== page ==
So this is the story of the Gare family, owning a big farm in Oeland. Among them are some teenagers named Judith, Ellen, Martin and Charlie, along with a strict mother named Amelia and now a teacher has moved in in order to have a place to stay, named Lind Archer, and the father that forced Amelia to marry him, Caleb, is arriving back. At first, everyone's trying their best to impress him, but Caleb has plans of his own. Caleb reminds me a lot of Umbridge from Harry Potter, so calm and smart on how to be the winner yet still super obnoxious and doesn't respect any kind of opinion but his own. A no mercy man, he butchers up church sayings to have it say what he wants, and everyone he drops in on is left swearing and mad. While this is happening, three out of the family meet these people from the city whom they are forbidden to meet, then in the middle of all the unfair work they have to do, as Caleb continues his daily life of getting people to hate him as he uses his money obtaining strategies, everyone starts to see opportunities to leave for the city and have a better life. There's always something stopping them, though.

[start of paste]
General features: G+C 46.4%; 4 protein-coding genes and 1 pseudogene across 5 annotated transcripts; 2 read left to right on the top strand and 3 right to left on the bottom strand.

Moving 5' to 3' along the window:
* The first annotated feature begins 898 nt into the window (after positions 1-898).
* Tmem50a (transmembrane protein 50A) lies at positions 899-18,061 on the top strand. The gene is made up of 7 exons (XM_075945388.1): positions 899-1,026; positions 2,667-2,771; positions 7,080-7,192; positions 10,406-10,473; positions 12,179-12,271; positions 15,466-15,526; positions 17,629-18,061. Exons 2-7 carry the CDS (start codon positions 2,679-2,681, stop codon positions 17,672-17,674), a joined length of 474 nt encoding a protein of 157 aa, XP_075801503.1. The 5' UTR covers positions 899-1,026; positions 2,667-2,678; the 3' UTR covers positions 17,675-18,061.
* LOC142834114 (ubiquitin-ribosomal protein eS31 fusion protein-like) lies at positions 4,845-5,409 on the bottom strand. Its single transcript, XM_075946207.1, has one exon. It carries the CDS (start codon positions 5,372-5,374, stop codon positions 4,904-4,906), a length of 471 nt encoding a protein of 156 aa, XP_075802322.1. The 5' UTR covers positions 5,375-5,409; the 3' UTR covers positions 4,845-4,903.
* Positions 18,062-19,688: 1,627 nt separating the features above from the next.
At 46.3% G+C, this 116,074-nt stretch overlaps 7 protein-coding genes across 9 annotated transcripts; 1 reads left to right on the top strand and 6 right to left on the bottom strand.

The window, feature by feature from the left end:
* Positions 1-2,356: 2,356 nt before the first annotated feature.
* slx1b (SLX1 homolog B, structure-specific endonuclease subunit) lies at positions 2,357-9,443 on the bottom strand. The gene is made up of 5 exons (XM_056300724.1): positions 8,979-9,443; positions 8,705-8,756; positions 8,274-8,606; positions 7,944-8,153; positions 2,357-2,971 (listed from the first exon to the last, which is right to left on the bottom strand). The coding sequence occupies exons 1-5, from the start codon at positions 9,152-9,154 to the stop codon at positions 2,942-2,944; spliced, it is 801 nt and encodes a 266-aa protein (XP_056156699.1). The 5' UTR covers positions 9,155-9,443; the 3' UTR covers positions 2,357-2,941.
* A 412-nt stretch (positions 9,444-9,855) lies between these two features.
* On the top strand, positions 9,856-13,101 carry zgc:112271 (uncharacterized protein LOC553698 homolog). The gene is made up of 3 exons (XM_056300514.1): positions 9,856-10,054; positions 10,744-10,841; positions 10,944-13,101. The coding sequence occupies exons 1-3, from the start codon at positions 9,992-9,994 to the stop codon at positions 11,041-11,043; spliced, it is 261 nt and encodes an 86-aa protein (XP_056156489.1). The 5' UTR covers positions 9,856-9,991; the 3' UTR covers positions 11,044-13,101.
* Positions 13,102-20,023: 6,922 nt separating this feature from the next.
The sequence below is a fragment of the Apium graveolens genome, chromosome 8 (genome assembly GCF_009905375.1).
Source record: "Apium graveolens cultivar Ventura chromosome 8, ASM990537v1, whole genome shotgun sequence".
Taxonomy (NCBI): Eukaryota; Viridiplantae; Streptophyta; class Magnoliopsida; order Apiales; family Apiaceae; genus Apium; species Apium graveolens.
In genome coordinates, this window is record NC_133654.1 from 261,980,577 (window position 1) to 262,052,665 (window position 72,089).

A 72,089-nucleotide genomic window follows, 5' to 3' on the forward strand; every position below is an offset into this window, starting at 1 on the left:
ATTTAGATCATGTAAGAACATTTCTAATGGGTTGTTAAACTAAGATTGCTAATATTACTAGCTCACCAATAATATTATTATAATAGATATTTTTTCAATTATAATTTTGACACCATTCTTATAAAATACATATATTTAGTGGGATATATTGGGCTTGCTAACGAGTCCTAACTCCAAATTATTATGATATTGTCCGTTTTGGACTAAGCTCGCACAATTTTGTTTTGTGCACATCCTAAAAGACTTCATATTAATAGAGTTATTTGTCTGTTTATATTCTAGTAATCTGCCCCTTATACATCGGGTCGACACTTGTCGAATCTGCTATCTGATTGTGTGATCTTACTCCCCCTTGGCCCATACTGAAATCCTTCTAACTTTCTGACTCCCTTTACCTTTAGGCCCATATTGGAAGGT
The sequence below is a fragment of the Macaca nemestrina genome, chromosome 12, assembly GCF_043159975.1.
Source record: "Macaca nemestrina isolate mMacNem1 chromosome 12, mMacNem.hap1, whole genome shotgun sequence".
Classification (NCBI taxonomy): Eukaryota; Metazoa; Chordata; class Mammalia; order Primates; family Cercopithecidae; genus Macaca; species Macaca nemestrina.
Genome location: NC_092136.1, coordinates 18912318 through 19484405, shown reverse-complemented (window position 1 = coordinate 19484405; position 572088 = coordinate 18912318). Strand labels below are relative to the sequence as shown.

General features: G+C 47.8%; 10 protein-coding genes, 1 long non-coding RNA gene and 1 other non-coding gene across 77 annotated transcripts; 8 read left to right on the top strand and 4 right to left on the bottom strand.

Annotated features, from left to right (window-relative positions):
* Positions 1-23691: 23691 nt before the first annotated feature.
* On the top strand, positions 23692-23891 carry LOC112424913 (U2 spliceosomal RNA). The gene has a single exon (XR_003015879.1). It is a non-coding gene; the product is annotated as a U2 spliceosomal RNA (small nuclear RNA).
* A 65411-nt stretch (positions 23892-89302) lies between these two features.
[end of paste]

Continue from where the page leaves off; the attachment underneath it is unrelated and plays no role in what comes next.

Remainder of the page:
In Dan Simmons' Hyperion, a ton of characters were shot out and I didn't understand any of them, but I guess Simmons knew about it because surprisingly, the whole novel was about the characters' back stories and therefore good development. In Wild Geese, I gradually begun to understand every character, except for a few, but the important ones anyway. Now, I was expecting this book to be filled with a giant blend of weird words, and there are several words I didn't know, but in terms of how it was written, it was very good.
However, the end result felt like an F.U. to me. Though I understand lots of books were like this at the time (or, maybe they weren't: this book was a groundbreaker apparently for Canadian literature), the whole thing is a great opportunity in search of a story. I started Wild Geese thinking, "This is okay. It's actually kind of good." Then it went on and on repeating pretty much the same thing. I guess Martha Ostenso had plenty of things in mind for the characters as they mourned, but (I may spoil it a bit) did she really have to keep out any details of the trip before lunging back, like if there were any chases? I started to get worried when I got to 3/4 of the book and the characters didn't do anything other than chores and do bad decisions, and believe it or not, I wanted there to be more: after page 287 of course.